|Appears in Collections:||Aquaculture Journal Articles|
|Peer Review Status:||Refereed|
|Title:||Triploid and diploid Atlantic salmon show similar susceptibility to infection with salmon lice Lepeophtheirus salmonis|
Fjelldal, Per Gunnar
Glover, Kevin A
|Citation:||Frenzl B, Migaud H, Fjelldal PG, Shinn A, Taylor J, Richards R, Glover KA, Cockerill D & Bron J (2014) Triploid and diploid Atlantic salmon show similar susceptibility to infection with salmon lice Lepeophtheirus salmonis, Pest Management Science, 70 (6), pp. 982-988.|
|Abstract:||BACKGROUND: Sea lice infection is the most expensive disease factor for Atlantic salmon sea-cage farming. For triploid salmon to be accepted as a commercial possibility, investigation of susceptibility of triploid salmon to sea lice infection is a fundamental milestone. The susceptibility of diploid and triploid salmon to infection with Lepeophtheirus salmonis was examined in a tank trial in Scotland, a tank trial in Norway and a cage trial in Scotland. RESULTS: Following a single infection challenge, results indicated a significant correlation between fish size and the number of attached sea lice. Triploid fish were larger than diploids at the smolt stage. In the tank trials, no difference was found between infection levels on diploids and triploids after a single infection challenge. The tank trial in Scotland continued with a second infection challenge of the same fish, which also showed no infection differences between ploidies. A borderline correlation between first infection and re-infection intensity was found for PIT-tagged diploid salmon examined after each challenge. No significant difference in louse infection between diploid and triploid salmon (∼2 kg) was found in the cage trial undertaken under commercial conditions. CONCLUSION: This study concludes that triploid Atlantic salmon are not more susceptible to sea louse infection than diploid fish.|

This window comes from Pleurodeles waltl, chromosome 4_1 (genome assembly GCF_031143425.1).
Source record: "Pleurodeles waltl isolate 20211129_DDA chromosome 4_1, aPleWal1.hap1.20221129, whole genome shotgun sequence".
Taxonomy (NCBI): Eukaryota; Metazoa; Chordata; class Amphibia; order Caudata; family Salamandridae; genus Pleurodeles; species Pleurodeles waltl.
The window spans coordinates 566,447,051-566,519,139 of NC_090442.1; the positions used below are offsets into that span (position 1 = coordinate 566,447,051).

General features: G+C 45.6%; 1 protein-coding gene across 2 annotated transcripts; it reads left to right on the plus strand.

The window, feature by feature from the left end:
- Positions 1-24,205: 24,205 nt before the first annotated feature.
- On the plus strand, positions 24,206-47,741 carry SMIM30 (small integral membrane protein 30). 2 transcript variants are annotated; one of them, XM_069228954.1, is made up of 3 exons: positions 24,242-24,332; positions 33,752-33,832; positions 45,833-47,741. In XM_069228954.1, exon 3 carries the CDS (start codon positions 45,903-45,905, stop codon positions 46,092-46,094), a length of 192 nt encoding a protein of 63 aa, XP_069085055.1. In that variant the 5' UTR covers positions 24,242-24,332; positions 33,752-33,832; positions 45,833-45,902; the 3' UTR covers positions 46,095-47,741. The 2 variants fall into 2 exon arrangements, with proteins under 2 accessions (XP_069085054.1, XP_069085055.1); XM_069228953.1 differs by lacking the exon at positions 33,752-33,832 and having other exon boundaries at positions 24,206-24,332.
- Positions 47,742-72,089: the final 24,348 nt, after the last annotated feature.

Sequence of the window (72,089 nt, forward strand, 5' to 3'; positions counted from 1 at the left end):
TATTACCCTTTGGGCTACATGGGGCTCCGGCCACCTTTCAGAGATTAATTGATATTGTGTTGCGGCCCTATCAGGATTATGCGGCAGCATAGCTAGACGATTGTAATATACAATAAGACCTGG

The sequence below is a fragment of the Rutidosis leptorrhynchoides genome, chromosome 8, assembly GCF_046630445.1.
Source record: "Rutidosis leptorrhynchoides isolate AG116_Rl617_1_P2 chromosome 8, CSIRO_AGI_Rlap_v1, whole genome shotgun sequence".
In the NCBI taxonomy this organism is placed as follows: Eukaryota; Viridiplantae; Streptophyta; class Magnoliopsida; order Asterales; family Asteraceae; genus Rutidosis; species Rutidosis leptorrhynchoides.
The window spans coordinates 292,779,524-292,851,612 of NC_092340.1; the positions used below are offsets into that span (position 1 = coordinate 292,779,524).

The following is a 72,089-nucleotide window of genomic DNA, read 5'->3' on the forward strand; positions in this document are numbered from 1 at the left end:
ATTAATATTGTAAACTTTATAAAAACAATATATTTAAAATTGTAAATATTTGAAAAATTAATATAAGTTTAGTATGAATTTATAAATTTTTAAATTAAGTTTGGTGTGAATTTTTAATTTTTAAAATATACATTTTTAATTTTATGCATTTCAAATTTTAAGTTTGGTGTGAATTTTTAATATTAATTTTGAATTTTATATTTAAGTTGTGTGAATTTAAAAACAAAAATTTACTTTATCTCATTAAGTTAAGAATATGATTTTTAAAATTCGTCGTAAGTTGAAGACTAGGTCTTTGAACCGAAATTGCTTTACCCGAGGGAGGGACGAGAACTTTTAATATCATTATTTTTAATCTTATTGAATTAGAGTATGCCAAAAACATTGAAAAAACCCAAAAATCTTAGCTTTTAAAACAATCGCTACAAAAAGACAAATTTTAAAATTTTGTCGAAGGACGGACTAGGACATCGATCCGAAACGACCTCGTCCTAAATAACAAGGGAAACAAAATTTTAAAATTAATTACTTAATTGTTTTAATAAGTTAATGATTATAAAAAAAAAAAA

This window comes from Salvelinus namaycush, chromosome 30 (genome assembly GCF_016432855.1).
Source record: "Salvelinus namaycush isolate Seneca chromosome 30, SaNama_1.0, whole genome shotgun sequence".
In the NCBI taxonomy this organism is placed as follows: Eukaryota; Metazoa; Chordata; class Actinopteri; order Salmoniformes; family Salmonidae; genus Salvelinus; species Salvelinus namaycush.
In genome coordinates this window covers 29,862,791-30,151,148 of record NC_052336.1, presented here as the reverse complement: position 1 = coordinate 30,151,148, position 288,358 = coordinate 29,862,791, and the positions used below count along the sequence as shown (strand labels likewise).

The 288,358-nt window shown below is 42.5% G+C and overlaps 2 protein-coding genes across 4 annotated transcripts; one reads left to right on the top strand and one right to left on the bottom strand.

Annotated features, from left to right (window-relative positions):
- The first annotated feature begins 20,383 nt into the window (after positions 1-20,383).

|Rights:||The publisher does not allow this work to be made publicly available in this Repository. Please use the Request a Copy feature at the foot of the Repository record to request a copy directly from the author. You can only request a copy if you wish to use this work for your own research or private study.|
|Frenzl et al 2013.pdf||139.5 kB||Adobe PDF||Under Permanent Embargo Request a copy|
Note: If any of the files in this item are currently embargoed, you can request a copy directly from the author by clicking the padlock icon above. However, this facility is dependent on the depositor still being contactable at their original email address.
This item is protected by original copyright
Items in the Repository are protected by copyright, with all rights reserved, unless otherwise indicated.
If you believe that any material held in STORRE infringes copyright, please contact email@example.com providing details and we will remove the Work from public display in STORRE and investigate your claim.